The garden has five large boulders, five benches, five trees, and a five-sided pedestal on which the bell stands. They represent the five CSUSB alumni, all graduates from the university’s College of Natural Sciences: Robert Adams, of Yucaipa (public health education, 2011); Juan Espinoza, Highland (biology, 2002); Shannon Johnson, Los Angeles (environmental health science, 2004); Yvette Velasco, Fontana (environmental health science, 2013); and Michael Wetzel, Lake Arrowhead (biology, 2001).
Also lost that day were Isaac Amanios, Fontana; Bennett Bet-Badal, Rialto; Harry Bowman, Upland; Sierra Clayborn, Moreno Valley; Aurora Godoy, San Jacinto; Larry Daniel Kaufman, Rialto; Damien Meins, Riverside; Tin Nguyen, Santa Ana; and Nicholas Thalasinos, Colton.
They all were San Bernardino County Department of Public Health employees who were at the Inland Regional Center for a training session and holiday party.
Bill Van Dyke, a graduate student in public health services, told the assembled that the college’s students and alumni are close-knit, like family, who collectively “made a decision to improve the world in which we live.”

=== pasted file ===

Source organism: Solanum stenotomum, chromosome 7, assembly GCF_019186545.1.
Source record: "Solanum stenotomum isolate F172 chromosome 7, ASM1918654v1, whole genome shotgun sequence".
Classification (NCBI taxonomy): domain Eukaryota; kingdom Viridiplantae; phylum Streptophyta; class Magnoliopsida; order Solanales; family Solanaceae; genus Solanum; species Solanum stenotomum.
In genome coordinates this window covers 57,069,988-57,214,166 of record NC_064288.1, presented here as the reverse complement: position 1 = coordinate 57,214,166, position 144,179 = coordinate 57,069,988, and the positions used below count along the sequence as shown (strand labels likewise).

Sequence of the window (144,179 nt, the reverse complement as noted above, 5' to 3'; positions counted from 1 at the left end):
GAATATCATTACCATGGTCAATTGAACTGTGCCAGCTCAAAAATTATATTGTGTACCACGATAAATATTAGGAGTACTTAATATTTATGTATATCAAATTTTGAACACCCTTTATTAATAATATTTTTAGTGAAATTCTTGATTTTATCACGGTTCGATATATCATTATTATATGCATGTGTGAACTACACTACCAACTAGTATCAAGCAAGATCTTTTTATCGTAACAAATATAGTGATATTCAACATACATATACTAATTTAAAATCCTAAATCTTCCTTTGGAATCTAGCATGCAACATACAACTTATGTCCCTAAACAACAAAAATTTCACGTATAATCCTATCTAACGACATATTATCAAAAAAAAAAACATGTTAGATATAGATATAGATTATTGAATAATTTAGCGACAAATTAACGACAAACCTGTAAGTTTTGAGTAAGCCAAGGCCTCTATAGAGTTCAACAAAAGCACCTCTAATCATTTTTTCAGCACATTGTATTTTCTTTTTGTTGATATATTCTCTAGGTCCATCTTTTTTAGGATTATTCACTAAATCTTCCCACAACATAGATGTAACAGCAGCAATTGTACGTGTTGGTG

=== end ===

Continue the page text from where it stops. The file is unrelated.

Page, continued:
He continued: “Our family was impacted one year ago today. We lost brilliant contemporaries who held the promise of making this world better. They made us stronger. They solidified our resolve to be better, academically and professionally. Today, their memories inspire us to do more, to be more, in their honor. To achieve great things through the dedication to this great school that we love, the communities we serve.”
At the end of the dedication ceremony, college Dean Kirsty Fleming directed attention to a quote from Albert Einstein, chiseled into the low wall of the garden: “Peace cannot be kept by force; it can only be achieved by understanding.”